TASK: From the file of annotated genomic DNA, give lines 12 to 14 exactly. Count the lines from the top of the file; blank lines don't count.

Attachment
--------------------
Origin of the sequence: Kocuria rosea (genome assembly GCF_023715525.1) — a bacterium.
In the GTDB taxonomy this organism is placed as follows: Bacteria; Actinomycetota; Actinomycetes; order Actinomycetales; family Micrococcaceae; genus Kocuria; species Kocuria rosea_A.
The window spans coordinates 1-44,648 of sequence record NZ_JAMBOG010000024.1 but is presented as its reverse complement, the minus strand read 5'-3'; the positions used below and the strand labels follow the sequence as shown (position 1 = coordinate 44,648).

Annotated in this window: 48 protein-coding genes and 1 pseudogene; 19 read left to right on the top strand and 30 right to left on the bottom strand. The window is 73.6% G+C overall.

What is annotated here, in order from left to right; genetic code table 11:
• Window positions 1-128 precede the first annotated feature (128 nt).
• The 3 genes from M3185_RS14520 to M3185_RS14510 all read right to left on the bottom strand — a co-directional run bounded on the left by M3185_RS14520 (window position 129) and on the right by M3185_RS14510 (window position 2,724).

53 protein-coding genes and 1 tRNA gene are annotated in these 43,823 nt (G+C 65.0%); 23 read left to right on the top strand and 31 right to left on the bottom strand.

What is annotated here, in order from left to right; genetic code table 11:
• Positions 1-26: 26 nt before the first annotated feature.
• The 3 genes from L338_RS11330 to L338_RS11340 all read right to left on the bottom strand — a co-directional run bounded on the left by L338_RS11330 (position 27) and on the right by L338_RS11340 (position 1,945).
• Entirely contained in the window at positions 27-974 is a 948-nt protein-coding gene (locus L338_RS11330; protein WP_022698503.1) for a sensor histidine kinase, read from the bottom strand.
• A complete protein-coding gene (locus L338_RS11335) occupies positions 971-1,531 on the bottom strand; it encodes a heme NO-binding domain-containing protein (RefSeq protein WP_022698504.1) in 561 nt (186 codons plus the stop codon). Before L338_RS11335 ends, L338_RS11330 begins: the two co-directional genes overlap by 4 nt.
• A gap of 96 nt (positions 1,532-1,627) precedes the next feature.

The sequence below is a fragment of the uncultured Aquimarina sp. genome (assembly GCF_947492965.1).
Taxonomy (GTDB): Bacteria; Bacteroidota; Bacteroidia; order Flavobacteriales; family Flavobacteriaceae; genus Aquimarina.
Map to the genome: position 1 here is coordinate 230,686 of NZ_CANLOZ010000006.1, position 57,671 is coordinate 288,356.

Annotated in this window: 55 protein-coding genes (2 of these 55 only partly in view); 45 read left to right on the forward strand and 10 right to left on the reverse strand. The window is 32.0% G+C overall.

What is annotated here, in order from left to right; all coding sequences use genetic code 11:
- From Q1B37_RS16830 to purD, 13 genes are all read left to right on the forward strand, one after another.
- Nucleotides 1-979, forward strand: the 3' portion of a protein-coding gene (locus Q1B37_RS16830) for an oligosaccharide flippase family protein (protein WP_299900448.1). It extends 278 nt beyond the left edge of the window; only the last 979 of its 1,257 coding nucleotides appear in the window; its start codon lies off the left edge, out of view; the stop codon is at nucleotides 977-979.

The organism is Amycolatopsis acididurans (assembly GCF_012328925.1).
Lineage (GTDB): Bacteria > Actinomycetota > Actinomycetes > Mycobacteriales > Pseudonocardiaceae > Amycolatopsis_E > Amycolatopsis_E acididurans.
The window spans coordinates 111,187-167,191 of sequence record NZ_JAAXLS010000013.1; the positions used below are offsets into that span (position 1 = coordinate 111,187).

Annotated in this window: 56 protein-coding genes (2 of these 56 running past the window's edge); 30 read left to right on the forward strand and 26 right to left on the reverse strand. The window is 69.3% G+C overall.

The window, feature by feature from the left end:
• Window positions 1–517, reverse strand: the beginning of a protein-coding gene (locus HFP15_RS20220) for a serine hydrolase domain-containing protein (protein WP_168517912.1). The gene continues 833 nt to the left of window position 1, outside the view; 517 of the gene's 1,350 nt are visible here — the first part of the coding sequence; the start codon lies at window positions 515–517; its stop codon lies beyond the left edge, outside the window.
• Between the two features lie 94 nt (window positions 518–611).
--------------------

• Entirely contained in the window at positions 27-974 is a 948-nt protein-coding gene (locus L338_RS11330; protein WP_022698503.1) for a sensor histidine kinase, read from the bottom strand.
• A complete protein-coding gene (locus L338_RS11335) occupies positions 971-1,531 on the bottom strand; it encodes a heme NO-binding domain-containing protein (RefSeq protein WP_022698504.1) in 561 nt (186 codons plus the stop codon). Before L338_RS11335 ends, L338_RS11330 begins: the two co-directional genes overlap by 4 nt.
• A gap of 96 nt (positions 1,532-1,627) precedes the next feature.